posted by puny human at 10:06 PM on April 14, 2011 [3 favorites]


We don't have pokies in WA except in the casino. The hotels association keeps trying to bring them in, but I know it'd kill our small but vibrant music scene as all the live venues switch to something where the patrons sit quietly and vacantly instead of having a good time. And I shudder to think what it'd do to country towns and the outer suburbs of Perth.

With you all the way, Harriet. The community and both major political parties have opposed their introduction here since at least the 1974, when the Gambling Royal Commission had this to say:

poker machine playing is a mindless, repetitive and insidious form of gambling which has many undesirable features. It requires no thought, no skill or social contact. The odds are never about winning. Watching people playing the machines over long periods of time, the impressionistic evidence at least is that they are addictive to many people. Historically poker machines have been banned from Western Australia and we consider that, in the public interest, they should stay banned.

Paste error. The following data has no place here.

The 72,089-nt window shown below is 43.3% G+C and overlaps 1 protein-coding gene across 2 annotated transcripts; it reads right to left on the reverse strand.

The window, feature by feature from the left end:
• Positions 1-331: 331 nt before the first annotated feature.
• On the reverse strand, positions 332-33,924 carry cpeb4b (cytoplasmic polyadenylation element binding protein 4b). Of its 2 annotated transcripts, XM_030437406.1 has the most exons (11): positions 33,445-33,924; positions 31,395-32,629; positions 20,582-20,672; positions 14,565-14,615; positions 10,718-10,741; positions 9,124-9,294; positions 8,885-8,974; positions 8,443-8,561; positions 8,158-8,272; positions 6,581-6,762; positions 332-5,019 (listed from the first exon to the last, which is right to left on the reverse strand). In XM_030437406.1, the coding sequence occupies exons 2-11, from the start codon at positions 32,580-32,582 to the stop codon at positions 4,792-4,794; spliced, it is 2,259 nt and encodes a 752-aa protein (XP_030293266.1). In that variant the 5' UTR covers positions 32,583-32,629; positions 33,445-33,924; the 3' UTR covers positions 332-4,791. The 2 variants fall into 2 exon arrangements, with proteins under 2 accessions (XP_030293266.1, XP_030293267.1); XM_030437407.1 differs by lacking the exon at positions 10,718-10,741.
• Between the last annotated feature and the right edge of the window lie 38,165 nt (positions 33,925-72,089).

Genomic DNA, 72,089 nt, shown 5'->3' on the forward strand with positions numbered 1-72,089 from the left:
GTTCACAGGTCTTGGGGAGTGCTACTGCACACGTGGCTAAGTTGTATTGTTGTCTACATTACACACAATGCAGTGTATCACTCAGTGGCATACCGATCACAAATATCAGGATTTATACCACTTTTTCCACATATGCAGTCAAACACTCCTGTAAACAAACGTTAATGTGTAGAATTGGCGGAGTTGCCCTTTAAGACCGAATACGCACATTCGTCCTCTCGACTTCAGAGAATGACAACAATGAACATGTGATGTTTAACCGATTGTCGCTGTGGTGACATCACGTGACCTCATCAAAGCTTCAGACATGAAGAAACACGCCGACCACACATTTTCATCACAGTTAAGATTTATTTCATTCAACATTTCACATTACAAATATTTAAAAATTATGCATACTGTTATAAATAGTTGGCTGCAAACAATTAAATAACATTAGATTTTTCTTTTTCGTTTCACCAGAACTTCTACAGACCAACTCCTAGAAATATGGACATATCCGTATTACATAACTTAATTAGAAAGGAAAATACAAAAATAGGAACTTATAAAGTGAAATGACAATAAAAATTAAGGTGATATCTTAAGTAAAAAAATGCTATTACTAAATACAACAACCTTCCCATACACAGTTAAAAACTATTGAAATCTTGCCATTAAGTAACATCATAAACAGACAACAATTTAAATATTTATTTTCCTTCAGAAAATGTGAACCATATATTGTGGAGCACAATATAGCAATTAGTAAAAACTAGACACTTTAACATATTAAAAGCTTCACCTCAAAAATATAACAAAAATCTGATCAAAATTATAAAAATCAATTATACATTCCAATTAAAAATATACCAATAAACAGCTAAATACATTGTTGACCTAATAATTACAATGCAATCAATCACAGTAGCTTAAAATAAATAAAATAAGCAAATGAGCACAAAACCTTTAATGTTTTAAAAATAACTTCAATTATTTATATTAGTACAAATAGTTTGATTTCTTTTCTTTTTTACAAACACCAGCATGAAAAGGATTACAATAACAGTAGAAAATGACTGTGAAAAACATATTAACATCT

I'm immensely grateful for those words, the legal outcome, and the ongoing ban.

But, as a side note, what we do see at Burswood is the casino sending buses to retirement homes to pick up pensioners, giving them insignificant discounts on food and drinks, and then raking in the cash on the pokies. I dunno whether that sort of utterly repugnant and predatory behaviour occurs at larger clubs and casinos over east. If it does, it needs to be stopped there as much as it does here.

We are neither a country nor a people who have traditionally allowed our old and vulnerable to be fucked by large corporations. If anything is un-Australian, it's that sort of bullshit.
posted by Ahab at 10:22 PM on April 14, 2011 [7 favorites]


Poker machines make up about 5% of state revenues don't they?

Are there actual plans for how this money would be obtained if the poker machines go? Stamp duty increases? Increased Federal grant?
posted by sien at 10:29 PM on April 14, 2011